On Larry King's show the other night, Laura Bush (search) said that if her husband loses the election, she and the president will be "devastated."

On "Dr. Phil," John Kerry (search) said that as a parent just one spanking of a daughter was all he could bring himself to do.

Politics gets personal on these talk shows — but not too personal.

Television talk shows — "soft shows" some in politics call them — provide a forum for candidates and their wives to display their human side without too many tough questions. The home audiences are plump with swing voters, analysts say, and viewers want a sense of the flesh-and-blood politician that does not come across on the evening news, the convention speech or the debates.

"At this stage, when things are so polarized, they like to go on shows that are unedited, not be confined to a news bite," said media consultant Mandy Grunwald, who helped steer the sax-playing Bill Clinton to the talk circuit in 1992 despite misgivings by campaign traditionalists. "People can see you in fuller form."

Bush is only an occasional and guarded figure on chatty TV this season and Vice President Dick Cheney hasn't been yukking it up either. Mrs. Bush has been making the rounds for the Republicans, though, with two appearances on "The Tonight Show" in the past six months, a coming appearance on "Live with Regis and Kelly," and more. Democratic Sen. Kerry and running mate John Edwards (search) are doing all the top programs — Letterman, Leno, Regis, Dr. Phil and the cable hit "The Daily Show with Jon Stewart" among them.

"With Americans split so evenly, the campaigns need to address every possible niche market," said Matthew Felling, media director at the Center for Media and Public Affairs. "That means the hipsters via 'The Daily Show,' the homemakers with Regis."

A secondary motive has been on display this campaign, too.

Beyond the confessional anecdote or the self-deprecating crack, the talk shows have let the guest take shots at the opposition that might come across as unseemly in a speech or news conference.

Edwards, for example, made fun of Bush's past as a college cheerleader, and noted an unsubstantiated Internet rumor that a bulge in the back of Bush's suit coat was a transmission device allowing aides to feed him answers during the first debate.

Reminding Jay Leno he played football in his youth, Edwards said Bush "was on the side, with his pompoms" in those days.

While people learn something about the candidates they may not learn any other way, they generally learn only what the campaigns want them to know. Perish the thought that a relaxed chat with a talk-show host is an anything-goes conversation.

"We knew the jokes were written for the candidates when they went on the late-night shows," Felling said. "We suspect that they've been prepped on what anecdotes to volunteer. There is nothing spontaneous in the 21st century election."

One result: lots of stories about attentive fathers who carpooled, changed diapers and never missed a kid's game.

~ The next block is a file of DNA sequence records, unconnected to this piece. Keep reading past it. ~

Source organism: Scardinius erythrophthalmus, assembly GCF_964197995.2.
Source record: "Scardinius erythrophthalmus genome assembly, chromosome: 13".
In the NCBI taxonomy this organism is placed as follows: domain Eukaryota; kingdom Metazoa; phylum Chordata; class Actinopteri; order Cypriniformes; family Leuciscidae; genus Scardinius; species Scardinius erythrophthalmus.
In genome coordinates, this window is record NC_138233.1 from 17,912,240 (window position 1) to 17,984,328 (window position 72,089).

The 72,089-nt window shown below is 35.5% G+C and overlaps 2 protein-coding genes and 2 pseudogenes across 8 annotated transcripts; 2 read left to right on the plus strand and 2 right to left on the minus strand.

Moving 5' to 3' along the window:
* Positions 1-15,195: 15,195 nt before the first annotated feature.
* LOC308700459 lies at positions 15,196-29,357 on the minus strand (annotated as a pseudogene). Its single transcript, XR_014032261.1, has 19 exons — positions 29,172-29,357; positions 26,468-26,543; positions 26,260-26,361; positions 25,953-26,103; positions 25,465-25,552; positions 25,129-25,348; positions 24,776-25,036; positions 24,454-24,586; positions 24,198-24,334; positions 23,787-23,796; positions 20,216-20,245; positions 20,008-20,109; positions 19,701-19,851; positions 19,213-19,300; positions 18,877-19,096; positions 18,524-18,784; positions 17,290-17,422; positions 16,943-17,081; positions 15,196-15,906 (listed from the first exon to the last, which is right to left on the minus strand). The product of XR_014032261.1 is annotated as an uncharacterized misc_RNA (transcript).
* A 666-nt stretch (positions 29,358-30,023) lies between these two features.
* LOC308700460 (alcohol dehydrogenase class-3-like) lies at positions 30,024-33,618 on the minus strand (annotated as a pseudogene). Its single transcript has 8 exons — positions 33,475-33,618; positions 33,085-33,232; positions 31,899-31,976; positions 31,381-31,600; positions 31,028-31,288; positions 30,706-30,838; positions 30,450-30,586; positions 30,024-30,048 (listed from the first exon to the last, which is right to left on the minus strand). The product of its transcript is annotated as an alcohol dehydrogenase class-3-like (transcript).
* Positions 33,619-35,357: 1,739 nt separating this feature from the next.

Bush told "Dr. Phil" host Phil McGraw he hopes a daughter will marry an angler, so he can go fishing with a son-in-law.

Some insights do get through.

Mrs. Bush contradicted herself, but in a way that anyone who has been torn about anything would understand, when asked how she would feel if her husband lost the election. "I fully believe he will win," she told King. "But if he doesn't, we'll be perfectly all right. But we'll be devastated. I'll be devastated, of course. But, you know, but we'll be fine."

Kerry volunteered to Stewart how awkward it has become to use a public bathroom.

"You'd be amazed the number of people who want to introduce themselves to you in the men's room," he said. "It's the most bizarre part of this entire campaign."

Teresa Heinz Kerry, whose impulse to speak her mind has been only occasionally suppressed, joined her husband on "Dr. Phil," telling McGraw of the challenges blending their families after entering what was a second marriage for both.

She also talked about miscarriages during her marriage to the late Sen. John Heinz and how she refers to daughters as 'pinkies.'

"I have several pinkies in heaven," she said.

Kerry recalled drawing a diagram for his elementary-school daughter years ago when she asked him about the birds and the bees. "She got so terrified, she ran out in tears," he said.

And he talked about surviving homesickness as a child, seldom seeing his parents and being sent to seven schools in nine years. "Yeah. Well, I'll tell you ... after three weeks, I was, you know, crying and homesick. I mean, I just wasn't happy."

These shows don't rival the debates or the national convention speeches for audience size, but they do reach millions, easily outpacing the exposure from a stump speech.

"Dr. Phil" attracts nearly 7 million viewers; "Live With Regis and Kelly" draws 4 million viewers a day. In the season that concluded in late September, "Tonight" averaged 5.8 million daily viewers, David Letterman's "Late Show" on CBS averaged 4.2 million